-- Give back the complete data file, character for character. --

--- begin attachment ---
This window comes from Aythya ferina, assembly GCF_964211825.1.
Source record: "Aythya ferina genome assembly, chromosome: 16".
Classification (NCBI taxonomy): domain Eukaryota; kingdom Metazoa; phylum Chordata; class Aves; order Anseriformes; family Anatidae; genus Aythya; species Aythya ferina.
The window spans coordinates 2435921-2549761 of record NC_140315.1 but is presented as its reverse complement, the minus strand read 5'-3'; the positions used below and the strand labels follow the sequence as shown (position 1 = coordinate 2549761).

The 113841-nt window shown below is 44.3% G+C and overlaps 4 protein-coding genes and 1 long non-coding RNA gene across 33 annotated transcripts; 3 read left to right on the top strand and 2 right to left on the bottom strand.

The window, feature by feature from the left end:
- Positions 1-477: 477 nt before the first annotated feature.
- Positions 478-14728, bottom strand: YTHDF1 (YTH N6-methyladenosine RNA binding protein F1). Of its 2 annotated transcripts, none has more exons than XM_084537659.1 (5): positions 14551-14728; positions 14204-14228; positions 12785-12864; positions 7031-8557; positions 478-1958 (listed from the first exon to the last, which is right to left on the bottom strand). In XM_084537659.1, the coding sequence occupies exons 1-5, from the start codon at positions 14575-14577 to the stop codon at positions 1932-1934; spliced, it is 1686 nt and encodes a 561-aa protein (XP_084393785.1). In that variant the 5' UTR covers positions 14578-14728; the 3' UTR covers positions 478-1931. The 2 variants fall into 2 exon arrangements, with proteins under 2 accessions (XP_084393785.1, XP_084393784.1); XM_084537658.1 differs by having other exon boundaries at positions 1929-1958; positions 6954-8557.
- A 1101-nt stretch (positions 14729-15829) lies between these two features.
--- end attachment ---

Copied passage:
This window comes from Aythya ferina, assembly GCF_964211825.1.
Source record: "Aythya ferina genome assembly, chromosome: 16".
Classification (NCBI taxonomy): domain Eukaryota; kingdom Metazoa; phylum Chordata; class Aves; order Anseriformes; family Anatidae; genus Aythya; species Aythya ferina.
The window spans coordinates 2435921-2549761 of record NC_140315.1 but is presented as its reverse complement, the minus strand read 5'-3'; the positions used below and the strand labels follow the sequence as shown (position 1 = coordinate 2549761).

The 113841-nt window shown below is 44.3% G+C and overlaps 4 protein-coding genes and 1 long non-coding RNA gene across 33 annotated transcripts; 3 read left to right on the top strand and 2 right to left on the bottom strand.

The window, feature by feature from the left end:
- Positions 1-477: 477 nt before the first annotated feature.
- Positions 478-14728, bottom strand: YTHDF1 (YTH N6-methyladenosine RNA binding protein F1). Of its 2 annotated transcripts, none has more exons than XM_084537659.1 (5): positions 14551-14728; positions 14204-14228; positions 12785-12864; positions 7031-8557; positions 478-1958 (listed from the first exon to the last, which is right to left on the bottom strand). In XM_084537659.1, the coding sequence occupies exons 1-5, from the start codon at positions 14575-14577 to the stop codon at positions 1932-1934; spliced, it is 1686 nt and encodes a 561-aa protein (XP_084393785.1). In that variant the 5' UTR covers positions 14578-14728; the 3' UTR covers positions 478-1931. The 2 variants fall into 2 exon arrangements, with proteins under 2 accessions (XP_084393785.1, XP_084393784.1); XM_084537658.1 differs by having other exon boundaries at positions 1929-1958; positions 6954-8557.
- A 1101-nt stretch (positions 14729-15829) lies between these two features.